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26 March 2011


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Becca Balmes

I haven't read the book, but from this synopsis I believe I can say I won't ever read the book.

I'm currently doing a very similar weight loss process to that you outline going through in your blog archives. I'm a recovering glutton, have had very little self-restraint with food or material pleasures for most of my life. I'm learning, VERY slowly, how to follow rules and train my impulses to conform to a longer-range goal than simply feeling good in the moment.

It's an incredible feeling to be succeeding at this, and when I hear "experts" tell me that what I'm doing is unhealthy or impossible, I automatically discount the rest of their advice.


OK, this wasn't at all a "synopsis" of the book! Only a highlight of one of its problems. I actually think there is some good stuff in the book, Becca, so don't discount it yet. I will be writing more about it. There are some useful principles for thinking about what she calls "eating competence," some good ideas for feeding children, and even some recipes.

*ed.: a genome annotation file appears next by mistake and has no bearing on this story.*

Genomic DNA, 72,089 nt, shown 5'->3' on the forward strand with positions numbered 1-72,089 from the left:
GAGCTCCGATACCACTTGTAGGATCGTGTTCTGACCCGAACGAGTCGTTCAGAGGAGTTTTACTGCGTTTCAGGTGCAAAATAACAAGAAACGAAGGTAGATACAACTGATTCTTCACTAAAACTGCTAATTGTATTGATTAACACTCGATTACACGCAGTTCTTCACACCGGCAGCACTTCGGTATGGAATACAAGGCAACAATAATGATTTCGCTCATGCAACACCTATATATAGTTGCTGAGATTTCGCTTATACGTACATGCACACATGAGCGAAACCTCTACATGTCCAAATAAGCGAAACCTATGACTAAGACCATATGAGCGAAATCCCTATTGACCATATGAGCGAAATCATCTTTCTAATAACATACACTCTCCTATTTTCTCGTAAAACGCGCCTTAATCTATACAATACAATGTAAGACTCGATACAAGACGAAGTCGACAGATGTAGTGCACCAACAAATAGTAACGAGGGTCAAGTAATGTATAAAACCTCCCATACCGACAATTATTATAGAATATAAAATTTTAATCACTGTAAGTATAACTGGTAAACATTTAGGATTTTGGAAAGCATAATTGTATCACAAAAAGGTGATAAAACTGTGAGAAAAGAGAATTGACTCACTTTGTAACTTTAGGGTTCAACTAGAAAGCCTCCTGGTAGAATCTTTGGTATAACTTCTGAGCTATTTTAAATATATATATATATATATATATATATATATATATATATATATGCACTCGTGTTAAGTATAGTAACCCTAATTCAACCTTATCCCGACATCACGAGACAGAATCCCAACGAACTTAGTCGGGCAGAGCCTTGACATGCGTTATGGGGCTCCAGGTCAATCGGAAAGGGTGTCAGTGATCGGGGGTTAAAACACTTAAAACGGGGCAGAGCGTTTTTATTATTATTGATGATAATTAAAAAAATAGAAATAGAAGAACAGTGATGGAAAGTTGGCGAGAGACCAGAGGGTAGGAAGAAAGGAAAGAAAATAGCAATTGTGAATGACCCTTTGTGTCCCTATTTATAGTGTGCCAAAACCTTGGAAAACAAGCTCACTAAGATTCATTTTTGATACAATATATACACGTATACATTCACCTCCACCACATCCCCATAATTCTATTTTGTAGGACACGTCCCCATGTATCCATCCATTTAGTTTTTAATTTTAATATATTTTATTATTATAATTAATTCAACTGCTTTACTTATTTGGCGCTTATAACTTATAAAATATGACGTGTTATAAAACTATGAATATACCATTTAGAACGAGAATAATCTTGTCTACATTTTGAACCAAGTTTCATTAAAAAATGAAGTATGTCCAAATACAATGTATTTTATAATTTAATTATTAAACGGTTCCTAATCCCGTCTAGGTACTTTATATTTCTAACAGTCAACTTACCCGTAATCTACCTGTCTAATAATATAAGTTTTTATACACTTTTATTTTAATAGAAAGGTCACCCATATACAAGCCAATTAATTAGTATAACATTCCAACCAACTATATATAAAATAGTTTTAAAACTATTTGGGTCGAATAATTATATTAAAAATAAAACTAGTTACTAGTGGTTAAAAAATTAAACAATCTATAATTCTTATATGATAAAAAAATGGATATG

She and I definitely wouldn't be in agreement about how to "treat" gluttony, but I would chalk a lot of that up to different philosophy (and there's nothing wrong with that -- I don't think eating problems have a one-size-fits-all solution, and her approach is probably the right approach for some people.) Personally, I'd want to see some numbers about how successful are the clinics or practices who use her philosophy before making up my mind for sure.

The book is simply not *about* morality. It's not part of her worldview that she's throwing out there. It needs a supplement.

I have a suspicion, too, that her work has given her a bit of blinders about it. I think she works with enough people with serious, serious eating disorders and sensory issues and other clinical diagnoses, that the problem of simple lack of restraint is maybe wayyyyyy under her radar -- all the folks who won't ever seek eating-disorder treatment because they don't have *that* kind of a problem, but still are unhappy with their difficulty exercising self-control.

edited to add: Oh, and the techniques for mindful eating ("tuning in," "finding your stopping place") are in there, which are real tools to learning to deal with gluttony. Of course, you have to be able to control yourself to practice them. So you have to be willing to take a non-gluttonous step to begin -- you have to exercise "restraint" to learn her method that she calls "unrestrained."

(Man, I just can't get over how much I dislike those vocabulary choices. But the term "restrained eating" is apparently already-established technical term in the field of eating disorders, so we can't blame her for that. LMK when "out of control virtue" enters the DSM-IV.)

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